EUROPE – A recent consumer survey conducted by Smart Protein has revealed that more than half of meat consumers in Europe have reduced their annual meat intake, indicating a significant shift toward plant-based diets across the continent.

According to the study, the figure represents a 5% increase compared to 2021 and reflects changing attitudes toward food consumption.

The survey, developed by NGO ProVeg in collaboration with the University of Copenhagen and Ghent University, gathered responses from 7,500 consumers in several European countries, including Austria, Denmark, France, Germany, Italy, the Netherlands, Poland, Spain, the UK, and Romania.

It focused on understanding consumer attitudes toward plant-based food consumption.

Among the factors influencing the reduction in meat consumption, health was cited by 47% of respondents, making it the primary motivation. Environmental concerns followed at 29%, while animal welfare considerations were cited by 26% of those surveyed.

The importance of these factors varied across countries, with health being especially prevalent in Romania and Italy, environmental concerns playing a significant role in Denmark and the Netherlands, and animal welfare being particularly important in Germany and the Netherlands.

The most significant reduction in meat consumption was observed in Germany, Italy, and France, where nearly 60% of respondents reported decreasing their meat intake. In Germany, meat consumption reached its lowest levels in over three decades in 2022.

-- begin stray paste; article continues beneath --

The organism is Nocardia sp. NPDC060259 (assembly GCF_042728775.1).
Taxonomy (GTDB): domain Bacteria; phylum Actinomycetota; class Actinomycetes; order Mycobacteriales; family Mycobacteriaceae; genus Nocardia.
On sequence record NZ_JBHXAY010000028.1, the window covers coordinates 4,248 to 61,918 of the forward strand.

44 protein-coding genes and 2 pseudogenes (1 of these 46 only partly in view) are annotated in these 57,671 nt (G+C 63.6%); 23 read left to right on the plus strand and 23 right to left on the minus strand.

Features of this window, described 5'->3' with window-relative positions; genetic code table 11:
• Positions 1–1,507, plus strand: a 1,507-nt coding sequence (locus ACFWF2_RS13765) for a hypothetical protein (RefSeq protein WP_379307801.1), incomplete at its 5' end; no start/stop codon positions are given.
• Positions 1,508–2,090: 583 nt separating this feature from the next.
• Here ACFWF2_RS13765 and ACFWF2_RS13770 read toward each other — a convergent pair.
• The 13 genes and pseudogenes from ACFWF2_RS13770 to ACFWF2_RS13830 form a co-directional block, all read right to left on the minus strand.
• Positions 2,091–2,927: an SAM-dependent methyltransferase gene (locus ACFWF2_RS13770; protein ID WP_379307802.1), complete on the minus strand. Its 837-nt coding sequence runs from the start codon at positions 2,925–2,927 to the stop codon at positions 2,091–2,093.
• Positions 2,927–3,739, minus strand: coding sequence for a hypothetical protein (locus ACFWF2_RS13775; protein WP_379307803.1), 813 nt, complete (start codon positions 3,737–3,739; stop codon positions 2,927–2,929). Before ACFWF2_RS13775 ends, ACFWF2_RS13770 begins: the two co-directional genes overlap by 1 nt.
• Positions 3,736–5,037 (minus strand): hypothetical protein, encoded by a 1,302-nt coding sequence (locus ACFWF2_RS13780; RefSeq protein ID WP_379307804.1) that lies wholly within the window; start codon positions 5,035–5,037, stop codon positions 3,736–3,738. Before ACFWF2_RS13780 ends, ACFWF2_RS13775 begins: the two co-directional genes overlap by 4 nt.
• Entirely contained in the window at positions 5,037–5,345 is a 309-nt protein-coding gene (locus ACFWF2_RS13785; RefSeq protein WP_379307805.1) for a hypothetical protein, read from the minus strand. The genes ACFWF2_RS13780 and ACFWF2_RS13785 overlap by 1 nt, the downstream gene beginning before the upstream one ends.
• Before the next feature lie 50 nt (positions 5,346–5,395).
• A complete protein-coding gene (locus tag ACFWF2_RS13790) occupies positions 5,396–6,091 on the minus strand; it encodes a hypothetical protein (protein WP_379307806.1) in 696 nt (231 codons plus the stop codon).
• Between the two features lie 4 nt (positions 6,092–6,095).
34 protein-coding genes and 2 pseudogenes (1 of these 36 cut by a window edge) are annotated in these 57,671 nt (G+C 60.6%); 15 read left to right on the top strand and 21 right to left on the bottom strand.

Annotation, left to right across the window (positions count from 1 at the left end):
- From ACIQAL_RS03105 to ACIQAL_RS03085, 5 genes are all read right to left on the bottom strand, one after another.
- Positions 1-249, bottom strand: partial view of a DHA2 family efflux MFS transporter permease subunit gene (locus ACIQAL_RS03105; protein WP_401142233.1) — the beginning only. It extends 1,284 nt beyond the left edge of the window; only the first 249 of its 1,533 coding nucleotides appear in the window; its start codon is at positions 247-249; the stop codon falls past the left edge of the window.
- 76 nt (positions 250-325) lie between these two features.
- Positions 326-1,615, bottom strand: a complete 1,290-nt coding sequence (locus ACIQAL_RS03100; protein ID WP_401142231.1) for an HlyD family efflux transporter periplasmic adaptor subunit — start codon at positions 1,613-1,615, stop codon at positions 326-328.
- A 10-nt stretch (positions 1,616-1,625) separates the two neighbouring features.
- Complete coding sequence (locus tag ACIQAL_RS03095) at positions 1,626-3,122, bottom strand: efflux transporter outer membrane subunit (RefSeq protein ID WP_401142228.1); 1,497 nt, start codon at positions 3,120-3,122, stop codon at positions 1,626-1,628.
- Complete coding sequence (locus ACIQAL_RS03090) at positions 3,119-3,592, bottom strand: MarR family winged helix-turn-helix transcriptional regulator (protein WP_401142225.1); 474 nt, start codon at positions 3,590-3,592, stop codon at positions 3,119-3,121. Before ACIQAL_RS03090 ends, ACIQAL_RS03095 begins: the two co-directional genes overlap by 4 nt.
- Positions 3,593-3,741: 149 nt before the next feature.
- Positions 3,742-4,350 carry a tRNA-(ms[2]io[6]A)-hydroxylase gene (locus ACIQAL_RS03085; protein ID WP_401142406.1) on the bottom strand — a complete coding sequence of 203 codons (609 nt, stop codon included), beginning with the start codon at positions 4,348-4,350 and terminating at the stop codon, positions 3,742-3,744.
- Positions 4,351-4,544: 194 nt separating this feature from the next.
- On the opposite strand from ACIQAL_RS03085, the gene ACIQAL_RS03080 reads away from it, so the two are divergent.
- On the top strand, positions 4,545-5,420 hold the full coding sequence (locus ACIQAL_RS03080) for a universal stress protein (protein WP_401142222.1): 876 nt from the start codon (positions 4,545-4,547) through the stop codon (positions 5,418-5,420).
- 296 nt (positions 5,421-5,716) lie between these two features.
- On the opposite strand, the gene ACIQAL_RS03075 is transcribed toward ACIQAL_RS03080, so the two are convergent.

The survey also revealed that the number of flexitarians declined by 3% compared to the previous year, with just over a quarter of Europeans adopting this dietary choice in 2022. Germany had the highest percentage of flexitarians at 40%.

Plant-based food and drink options, such as legumes, “plant-based alternatives,” and legume-based alternatives, were evaluated in the survey.

 Legumes were the most popular, with 57% of respondents consuming them at least once a week.

“Plant-based alternatives” were consumed regularly by 28% of those surveyed, while legume-based alternatives were the least consumed, with 17% including them in their diets.

The survey also highlighted that over 40% of consumers expressed their intention to increase the quantity of plant-based products they buy and eat. Key factors driving this shift included the taste of the products, their health benefits, and affordability.

Trust in plant-based alternatives has grown, with almost half of the respondents reporting that they trust these products more than they did three years ago.

The increased trust was attributed to factors such as the perception that these products are safe to consume, accurately labelled, and reliable.

Commenting on the survey results, Jasmijn de Boo, CEO of ProVeg International, emphasized that increasing numbers of people are choosing to reduce their meat intake.

Additionally, she highlighted the significance of these findings for policymakers and the food industry to make informed decisions regarding the production and promotion of plant-based foods.

According to recent market reports, the global plant-based food and drinks market is expected to reach a value of US$94.2 billion in 2023, with a projected growth rate of 7.2% from 2023 to 2027.

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